With the severity of symptoms rising, you may need to reduce your exposure of cutting and changing direction, during this time it can be a great opportunity to increasing gluteal, hamstring, hip flexor and quad strength. I advise this because of an interesting study from Enda King (5) who demonstrated a significant improvement in adductor strength in the absence of any isolated adductor strengthening during rehabilitation. The authors noted that reduced gluteal and hip flexor recruitment during hip extension can be suggested to increase anterior hip joint forces. Therefore, restoring function in both anterior and posterior hip muscle tissues are essential to optimising load distribution in the region of the groin. This not only reduces other lower limb injuries on return to full play such as hamstring strains but allows strength & power markers to remain high when out of action. With graded rehabilitation addressing the risks factors and ensuring pain free strength has been achieved the player can return to training pending the groin is pain free. After one week of full training load with no aggravated symptoms the player can be deemed ready to return to play.
I hope this helps!
- Ekstrand, J., Hägglund, M. and Waldén, M., 2011. Epidemiology of muscle injuries in professional football (soccer). The American journal of sports medicine, 39(6), pp.1226-1232.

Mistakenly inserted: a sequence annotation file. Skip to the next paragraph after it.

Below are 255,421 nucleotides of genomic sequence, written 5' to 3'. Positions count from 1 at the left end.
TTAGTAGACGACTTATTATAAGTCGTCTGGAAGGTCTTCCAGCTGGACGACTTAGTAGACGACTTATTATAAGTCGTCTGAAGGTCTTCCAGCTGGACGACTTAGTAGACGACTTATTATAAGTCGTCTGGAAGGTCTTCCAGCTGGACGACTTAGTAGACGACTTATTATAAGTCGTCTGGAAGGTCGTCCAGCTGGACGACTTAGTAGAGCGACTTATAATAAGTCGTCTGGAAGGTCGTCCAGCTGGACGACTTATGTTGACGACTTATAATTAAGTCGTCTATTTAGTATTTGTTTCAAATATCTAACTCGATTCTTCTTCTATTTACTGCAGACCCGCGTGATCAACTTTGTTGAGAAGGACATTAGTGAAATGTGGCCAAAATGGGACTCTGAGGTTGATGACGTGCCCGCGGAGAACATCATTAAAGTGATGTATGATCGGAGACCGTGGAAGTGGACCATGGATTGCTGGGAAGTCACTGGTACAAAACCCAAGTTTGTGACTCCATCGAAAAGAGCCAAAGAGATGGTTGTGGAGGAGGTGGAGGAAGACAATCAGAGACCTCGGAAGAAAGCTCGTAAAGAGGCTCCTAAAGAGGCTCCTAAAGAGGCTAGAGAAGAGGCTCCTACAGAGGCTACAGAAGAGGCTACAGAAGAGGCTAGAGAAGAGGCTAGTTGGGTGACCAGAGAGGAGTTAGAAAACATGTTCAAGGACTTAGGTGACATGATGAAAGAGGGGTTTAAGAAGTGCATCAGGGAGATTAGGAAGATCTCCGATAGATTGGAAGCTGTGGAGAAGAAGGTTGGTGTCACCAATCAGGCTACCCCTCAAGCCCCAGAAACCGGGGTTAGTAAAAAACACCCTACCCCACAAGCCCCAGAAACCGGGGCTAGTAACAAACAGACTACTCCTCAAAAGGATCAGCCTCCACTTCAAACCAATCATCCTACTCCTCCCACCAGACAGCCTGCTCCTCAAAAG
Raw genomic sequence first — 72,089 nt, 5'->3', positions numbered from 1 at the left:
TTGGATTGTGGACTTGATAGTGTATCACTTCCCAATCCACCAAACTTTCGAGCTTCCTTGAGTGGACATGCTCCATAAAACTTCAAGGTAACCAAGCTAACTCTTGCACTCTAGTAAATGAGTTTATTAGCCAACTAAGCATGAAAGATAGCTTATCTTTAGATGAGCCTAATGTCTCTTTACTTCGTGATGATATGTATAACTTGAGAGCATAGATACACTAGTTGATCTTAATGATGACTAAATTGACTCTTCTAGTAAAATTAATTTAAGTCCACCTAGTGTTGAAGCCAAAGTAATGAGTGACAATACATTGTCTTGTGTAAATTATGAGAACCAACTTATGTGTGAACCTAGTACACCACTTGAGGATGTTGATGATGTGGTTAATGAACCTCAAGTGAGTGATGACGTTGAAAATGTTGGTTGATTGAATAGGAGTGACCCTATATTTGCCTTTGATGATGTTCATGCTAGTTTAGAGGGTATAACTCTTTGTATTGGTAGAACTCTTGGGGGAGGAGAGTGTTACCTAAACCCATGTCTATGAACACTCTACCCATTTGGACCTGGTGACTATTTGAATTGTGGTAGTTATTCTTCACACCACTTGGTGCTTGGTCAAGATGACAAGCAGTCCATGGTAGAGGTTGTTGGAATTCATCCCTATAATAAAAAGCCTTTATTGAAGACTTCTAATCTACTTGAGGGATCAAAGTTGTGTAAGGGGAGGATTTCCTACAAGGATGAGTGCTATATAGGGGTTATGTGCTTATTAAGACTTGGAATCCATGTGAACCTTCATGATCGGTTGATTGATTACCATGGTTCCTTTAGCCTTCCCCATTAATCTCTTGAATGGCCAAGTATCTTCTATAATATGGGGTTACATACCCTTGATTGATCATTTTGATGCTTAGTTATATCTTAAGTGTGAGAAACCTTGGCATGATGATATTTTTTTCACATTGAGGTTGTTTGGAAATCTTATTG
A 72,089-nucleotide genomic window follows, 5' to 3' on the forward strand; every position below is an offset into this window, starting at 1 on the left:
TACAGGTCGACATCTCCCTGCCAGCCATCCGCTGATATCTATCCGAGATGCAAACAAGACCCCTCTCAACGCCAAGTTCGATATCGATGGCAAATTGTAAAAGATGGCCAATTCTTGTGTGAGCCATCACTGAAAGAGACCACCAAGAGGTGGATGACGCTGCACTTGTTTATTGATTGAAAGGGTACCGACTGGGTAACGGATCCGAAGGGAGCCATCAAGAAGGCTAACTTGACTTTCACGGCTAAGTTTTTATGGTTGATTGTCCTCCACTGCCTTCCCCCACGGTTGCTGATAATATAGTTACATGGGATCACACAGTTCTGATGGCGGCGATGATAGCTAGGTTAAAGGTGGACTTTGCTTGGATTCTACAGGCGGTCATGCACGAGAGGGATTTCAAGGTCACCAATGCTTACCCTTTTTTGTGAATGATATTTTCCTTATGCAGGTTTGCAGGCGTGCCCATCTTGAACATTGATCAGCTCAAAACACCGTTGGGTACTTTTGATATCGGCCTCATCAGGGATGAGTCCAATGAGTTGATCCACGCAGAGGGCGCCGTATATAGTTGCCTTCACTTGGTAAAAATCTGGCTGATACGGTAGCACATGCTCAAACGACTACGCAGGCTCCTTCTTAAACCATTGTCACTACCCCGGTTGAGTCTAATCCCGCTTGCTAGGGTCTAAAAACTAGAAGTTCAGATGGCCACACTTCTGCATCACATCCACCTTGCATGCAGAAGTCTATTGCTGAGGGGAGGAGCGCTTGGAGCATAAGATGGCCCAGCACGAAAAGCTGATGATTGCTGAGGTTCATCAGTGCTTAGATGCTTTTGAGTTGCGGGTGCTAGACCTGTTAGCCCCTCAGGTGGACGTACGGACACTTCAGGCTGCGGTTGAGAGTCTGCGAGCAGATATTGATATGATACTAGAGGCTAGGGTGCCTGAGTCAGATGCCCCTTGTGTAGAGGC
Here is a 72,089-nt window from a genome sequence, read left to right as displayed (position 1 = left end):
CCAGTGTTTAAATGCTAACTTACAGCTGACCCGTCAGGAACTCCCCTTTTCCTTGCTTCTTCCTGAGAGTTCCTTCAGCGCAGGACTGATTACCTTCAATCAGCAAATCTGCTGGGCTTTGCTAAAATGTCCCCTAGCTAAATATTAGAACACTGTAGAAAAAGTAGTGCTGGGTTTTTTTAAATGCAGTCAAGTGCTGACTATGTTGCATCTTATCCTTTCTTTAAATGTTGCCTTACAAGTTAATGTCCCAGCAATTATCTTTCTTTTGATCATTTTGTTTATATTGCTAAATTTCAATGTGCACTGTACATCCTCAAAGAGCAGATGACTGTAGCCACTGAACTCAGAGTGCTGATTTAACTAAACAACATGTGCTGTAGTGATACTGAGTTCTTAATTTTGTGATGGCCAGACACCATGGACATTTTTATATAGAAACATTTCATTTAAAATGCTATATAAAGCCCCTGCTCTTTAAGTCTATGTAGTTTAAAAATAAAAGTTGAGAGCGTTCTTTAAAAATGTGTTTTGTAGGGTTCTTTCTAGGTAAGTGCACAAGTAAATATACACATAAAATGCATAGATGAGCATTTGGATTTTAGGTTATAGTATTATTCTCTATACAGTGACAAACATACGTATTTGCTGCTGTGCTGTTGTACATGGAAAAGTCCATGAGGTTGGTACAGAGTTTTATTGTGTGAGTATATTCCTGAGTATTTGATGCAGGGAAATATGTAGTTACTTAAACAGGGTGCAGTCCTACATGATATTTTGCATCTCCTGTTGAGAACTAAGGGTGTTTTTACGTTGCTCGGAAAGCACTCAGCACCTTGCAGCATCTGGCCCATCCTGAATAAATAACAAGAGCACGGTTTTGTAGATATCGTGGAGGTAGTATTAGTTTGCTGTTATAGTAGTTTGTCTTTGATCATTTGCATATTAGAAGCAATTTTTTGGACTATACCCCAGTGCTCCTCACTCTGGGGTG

- Mosler, A.B., Weir, A., Eirale, C., Farooq, A., Thorborg, K., Whiteley, R.J., Hӧlmich, P. and Crossley, K.M., 2018. Epidemiology of time loss groin injuries in a men’s professional football league: a 2-year prospective study of 17 clubs and 606 players. British journal of sports medicine, 52(5), pp.292-297.
- Carolan D, Richter C, Thorborg K, Franklyn‐Miller A, O’Donovan J, McDonald C, King E. Hip and groin pain prevalence and prediction in Elite Gaelic Games: 2703 male athletes across two seasons. Scandinavian Journal of Medicine & Science in Sports. 2022 May;32(5):924-32.
- Harøy J, Clarsen B, Wiger EG, Øyen MG, Serner A, Thorborg K, Hölmich P, Andersen TE, Bahr R. The adductor strengthening programme prevents groin problems among male football players: a cluster-randomised controlled trial. British journal of sports medicine. 2019 Feb 1;53(3):150-
- King E, Franklyn-Miller A, Richter C, O’Reilly E, Doolan M, Moran K, Strike S, Falvey É. Clinical and biomechanical outcomes of rehabilitation targeting intersegmental control in athletic groin pain: prospective cohort of 205 patients. British journal of sports medicine. 2018 Aug 1;52(16):1054-62.